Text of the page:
3. Disqualify synonyms.  For instance, with the Influx example above, “columnar database” and “column database” are search engine synonyms.  You only want to pick one to target, and then tag the other(s) as synonyms for your record.

You’ll notice something conspicuously absent here: disqualifying based on low volume or non-winnability.

4. Prioritize Based on Traffic Potential

With glossary campaigns, the quantitative metrics are a bit less cut and dry.  Because, remember, you’re building a corpus of content.  You can’t exactly omit something from that corpus because it would be too hard to rank or because an SEO tool tells you not enough people search it.

For this reason, I think less in terms of eliminating difficult or low volume terms, and more in terms of prioritizing them for later (when, incidentally, you might have more topical and domain authority anyway).

You’ll want to create your jump page as the very first step, and then seed it with quick definitions of all of your terms.  But from there, you’ll add to the content corpus gradually over time.

So prioritize the winnable, high volume terms first, and then work through them in descending order of traffic potential.

Of course, other concerns may factor in here.  You might choose to focus on terms very close to your value prop, or have some other reason not to go strictly by the numbers.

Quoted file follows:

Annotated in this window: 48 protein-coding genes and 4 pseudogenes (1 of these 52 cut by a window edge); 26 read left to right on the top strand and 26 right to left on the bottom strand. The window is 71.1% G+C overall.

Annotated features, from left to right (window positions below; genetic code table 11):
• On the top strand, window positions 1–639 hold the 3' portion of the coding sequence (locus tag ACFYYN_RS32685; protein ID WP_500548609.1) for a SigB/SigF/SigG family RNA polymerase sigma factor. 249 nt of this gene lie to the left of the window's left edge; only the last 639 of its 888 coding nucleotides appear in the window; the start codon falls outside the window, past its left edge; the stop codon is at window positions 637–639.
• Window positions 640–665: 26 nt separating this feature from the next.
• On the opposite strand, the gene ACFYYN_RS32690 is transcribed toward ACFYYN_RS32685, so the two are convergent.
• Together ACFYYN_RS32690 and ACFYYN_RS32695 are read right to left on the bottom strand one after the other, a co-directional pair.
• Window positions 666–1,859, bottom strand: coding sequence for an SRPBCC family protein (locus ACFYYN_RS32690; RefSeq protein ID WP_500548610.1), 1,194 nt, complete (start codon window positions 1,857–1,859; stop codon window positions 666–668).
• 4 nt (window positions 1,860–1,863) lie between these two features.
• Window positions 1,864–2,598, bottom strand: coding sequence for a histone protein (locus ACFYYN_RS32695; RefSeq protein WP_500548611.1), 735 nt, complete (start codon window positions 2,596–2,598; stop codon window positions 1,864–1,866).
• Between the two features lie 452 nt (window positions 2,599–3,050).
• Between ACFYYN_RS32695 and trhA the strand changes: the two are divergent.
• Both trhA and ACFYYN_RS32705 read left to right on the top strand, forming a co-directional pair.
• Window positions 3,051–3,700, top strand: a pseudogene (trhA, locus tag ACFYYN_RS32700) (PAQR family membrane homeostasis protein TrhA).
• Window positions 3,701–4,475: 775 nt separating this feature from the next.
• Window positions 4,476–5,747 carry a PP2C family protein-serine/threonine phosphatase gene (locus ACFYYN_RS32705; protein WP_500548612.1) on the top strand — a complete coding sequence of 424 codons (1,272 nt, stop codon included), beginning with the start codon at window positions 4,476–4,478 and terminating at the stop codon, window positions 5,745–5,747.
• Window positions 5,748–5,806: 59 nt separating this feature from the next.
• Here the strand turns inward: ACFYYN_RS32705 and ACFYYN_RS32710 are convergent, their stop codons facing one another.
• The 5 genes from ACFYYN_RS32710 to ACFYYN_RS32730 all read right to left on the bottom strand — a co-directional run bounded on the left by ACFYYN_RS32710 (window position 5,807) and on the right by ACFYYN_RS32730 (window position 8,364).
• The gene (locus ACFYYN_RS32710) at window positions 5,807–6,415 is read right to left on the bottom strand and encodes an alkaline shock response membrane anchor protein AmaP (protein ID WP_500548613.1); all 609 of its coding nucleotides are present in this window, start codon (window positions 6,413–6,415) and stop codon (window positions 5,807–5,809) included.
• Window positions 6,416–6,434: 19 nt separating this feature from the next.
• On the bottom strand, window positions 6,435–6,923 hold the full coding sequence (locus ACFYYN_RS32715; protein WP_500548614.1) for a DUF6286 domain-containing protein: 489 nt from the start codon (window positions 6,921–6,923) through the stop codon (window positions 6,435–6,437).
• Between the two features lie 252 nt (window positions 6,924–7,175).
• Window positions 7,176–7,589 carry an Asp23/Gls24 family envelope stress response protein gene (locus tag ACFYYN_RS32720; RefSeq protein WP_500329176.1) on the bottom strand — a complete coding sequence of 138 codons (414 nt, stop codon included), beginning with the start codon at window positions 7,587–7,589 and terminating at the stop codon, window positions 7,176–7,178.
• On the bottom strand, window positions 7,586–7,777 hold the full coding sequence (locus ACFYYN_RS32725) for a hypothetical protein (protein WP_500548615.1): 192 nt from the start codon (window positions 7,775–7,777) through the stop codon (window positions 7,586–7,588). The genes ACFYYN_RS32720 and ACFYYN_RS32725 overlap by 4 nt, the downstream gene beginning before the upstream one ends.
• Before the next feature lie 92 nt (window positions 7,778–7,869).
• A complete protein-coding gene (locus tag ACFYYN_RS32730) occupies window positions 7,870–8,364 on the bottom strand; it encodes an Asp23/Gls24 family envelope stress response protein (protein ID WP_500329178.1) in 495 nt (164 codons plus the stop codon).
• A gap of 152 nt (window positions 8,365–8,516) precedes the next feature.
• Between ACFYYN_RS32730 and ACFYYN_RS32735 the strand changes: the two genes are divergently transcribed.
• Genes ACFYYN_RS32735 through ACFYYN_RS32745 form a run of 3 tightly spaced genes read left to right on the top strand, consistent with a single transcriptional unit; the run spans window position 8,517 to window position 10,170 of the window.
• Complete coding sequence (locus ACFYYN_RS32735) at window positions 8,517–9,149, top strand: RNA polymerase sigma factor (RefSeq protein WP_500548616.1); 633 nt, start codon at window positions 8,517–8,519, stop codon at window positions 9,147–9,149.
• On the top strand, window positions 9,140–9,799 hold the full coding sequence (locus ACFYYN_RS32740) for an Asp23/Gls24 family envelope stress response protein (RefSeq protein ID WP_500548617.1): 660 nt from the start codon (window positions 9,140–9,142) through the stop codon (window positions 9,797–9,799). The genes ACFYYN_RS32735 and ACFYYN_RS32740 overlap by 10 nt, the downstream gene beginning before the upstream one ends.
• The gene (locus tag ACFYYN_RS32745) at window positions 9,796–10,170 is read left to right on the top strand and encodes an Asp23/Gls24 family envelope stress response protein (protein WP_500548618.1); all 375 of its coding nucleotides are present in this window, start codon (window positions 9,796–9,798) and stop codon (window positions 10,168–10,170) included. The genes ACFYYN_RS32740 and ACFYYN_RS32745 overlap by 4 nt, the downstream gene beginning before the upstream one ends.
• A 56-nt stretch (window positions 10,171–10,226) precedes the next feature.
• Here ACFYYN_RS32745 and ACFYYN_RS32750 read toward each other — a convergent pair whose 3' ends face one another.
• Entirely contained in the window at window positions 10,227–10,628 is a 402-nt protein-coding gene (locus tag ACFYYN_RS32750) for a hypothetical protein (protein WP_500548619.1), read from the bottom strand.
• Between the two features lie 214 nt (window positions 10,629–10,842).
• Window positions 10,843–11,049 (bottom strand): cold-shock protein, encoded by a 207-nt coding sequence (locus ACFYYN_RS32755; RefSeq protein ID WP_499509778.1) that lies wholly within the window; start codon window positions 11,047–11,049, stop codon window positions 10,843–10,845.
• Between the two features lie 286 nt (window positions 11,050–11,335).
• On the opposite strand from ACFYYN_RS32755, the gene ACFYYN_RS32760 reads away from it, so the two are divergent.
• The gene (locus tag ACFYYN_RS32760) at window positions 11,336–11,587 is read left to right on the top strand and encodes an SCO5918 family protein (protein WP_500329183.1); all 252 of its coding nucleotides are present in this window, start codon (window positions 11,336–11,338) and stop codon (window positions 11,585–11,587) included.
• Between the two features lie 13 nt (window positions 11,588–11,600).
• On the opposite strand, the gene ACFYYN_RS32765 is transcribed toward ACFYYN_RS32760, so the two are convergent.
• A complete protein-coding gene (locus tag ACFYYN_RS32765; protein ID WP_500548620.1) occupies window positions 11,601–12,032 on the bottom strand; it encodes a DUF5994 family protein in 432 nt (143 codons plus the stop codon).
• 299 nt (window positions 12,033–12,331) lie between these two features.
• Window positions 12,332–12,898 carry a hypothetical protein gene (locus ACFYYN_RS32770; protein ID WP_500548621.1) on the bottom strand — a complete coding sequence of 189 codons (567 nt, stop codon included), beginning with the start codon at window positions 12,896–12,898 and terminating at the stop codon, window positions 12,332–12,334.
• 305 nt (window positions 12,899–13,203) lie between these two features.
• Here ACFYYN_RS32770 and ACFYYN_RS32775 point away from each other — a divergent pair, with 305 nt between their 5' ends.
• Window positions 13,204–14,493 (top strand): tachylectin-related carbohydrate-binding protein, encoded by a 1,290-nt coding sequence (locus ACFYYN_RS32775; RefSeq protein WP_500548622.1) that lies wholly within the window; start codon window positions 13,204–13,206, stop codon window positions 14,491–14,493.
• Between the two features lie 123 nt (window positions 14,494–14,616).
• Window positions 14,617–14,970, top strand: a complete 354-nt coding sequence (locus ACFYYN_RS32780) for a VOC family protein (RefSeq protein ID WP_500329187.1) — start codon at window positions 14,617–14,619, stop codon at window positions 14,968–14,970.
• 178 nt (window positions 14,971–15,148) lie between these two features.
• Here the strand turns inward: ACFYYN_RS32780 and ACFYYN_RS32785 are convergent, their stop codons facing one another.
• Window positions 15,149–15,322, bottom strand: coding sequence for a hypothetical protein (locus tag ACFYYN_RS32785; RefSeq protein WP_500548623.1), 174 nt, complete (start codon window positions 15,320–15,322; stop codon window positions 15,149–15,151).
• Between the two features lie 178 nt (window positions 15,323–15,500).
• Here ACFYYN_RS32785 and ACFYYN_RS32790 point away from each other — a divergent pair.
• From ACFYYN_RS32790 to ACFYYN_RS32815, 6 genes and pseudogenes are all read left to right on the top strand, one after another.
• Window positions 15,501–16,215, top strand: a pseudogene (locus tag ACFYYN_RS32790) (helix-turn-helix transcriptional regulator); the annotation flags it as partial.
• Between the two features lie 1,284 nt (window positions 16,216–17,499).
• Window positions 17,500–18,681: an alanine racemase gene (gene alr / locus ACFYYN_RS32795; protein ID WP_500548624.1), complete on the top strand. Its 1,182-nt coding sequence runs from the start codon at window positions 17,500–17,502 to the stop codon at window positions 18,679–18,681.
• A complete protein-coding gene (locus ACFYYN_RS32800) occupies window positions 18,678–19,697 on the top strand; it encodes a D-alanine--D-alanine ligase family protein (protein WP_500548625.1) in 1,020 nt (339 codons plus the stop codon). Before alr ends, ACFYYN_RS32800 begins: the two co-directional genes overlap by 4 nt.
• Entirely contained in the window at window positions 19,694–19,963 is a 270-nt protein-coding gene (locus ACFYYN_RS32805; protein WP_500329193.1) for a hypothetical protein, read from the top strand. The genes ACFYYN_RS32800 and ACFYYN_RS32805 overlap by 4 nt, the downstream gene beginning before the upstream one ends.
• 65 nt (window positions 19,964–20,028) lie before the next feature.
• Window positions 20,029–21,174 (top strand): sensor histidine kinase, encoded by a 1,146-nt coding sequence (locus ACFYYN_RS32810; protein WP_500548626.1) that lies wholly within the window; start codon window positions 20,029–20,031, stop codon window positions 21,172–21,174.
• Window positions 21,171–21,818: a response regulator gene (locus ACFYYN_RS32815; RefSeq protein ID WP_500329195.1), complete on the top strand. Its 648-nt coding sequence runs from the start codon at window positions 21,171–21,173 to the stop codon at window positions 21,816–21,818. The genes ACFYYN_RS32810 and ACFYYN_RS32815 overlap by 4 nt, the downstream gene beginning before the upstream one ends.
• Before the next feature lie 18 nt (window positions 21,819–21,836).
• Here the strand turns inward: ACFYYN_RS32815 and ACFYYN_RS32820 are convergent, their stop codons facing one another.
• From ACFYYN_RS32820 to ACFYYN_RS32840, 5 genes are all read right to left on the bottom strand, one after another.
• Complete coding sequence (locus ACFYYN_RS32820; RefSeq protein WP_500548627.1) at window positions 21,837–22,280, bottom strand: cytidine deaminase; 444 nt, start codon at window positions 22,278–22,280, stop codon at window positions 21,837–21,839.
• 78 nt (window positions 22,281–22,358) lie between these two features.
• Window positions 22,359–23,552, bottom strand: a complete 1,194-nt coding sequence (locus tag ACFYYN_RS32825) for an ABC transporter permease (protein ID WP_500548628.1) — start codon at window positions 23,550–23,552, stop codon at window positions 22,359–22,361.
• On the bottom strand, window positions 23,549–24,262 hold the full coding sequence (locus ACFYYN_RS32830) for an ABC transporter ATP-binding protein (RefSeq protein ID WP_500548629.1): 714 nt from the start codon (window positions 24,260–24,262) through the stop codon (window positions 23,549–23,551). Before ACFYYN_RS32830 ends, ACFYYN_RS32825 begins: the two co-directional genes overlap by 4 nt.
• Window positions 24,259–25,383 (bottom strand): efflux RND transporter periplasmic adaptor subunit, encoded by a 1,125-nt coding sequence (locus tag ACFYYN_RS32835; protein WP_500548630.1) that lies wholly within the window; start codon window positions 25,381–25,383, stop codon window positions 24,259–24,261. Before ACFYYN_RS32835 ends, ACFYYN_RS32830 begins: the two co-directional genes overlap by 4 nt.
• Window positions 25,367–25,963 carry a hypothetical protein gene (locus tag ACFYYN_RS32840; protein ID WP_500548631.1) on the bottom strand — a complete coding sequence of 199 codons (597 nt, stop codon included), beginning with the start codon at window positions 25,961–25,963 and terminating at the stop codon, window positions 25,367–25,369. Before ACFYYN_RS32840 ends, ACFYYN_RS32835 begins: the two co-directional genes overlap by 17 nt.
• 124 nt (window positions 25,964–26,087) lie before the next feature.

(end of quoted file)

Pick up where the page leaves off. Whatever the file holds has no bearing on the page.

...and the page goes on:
That’s fine.  Just go with a “when in doubt, prioritize by traffic potential” mantra holistically.

Recap and Summary

When you’ve executed the steps here, what you’ll have on your site is a sort of brand-relevant mini-wiki.  And that’s very powerful for SEO because it checks a lot of boxes: organic traffic, direct traffic, backlinks, topical authority.  But it’s also a pretty serious commitment, since noun-terms tend to attract the most competition.

Here’s a replay:

  • Brainstorm a list of terms relevant to your brand.
  • Expand it through further keyword research sessions.
  • Qualify the list based on qualitative/intent terms about the keywords.
  • Prioritize based on traffic potential.
  • Execute.

Glossary campaigns are very straightforward and very effective.  But they’re also a bit of an SEO howitzer, given term competitiveness and the fact that it’s a LOT of content.

If you’re going to execute one, it’s going to mean either a substantial financial commitment or a substantial labor commitment.  So, by all means go for it, but only if you’re seriously committed to SEO as a channel.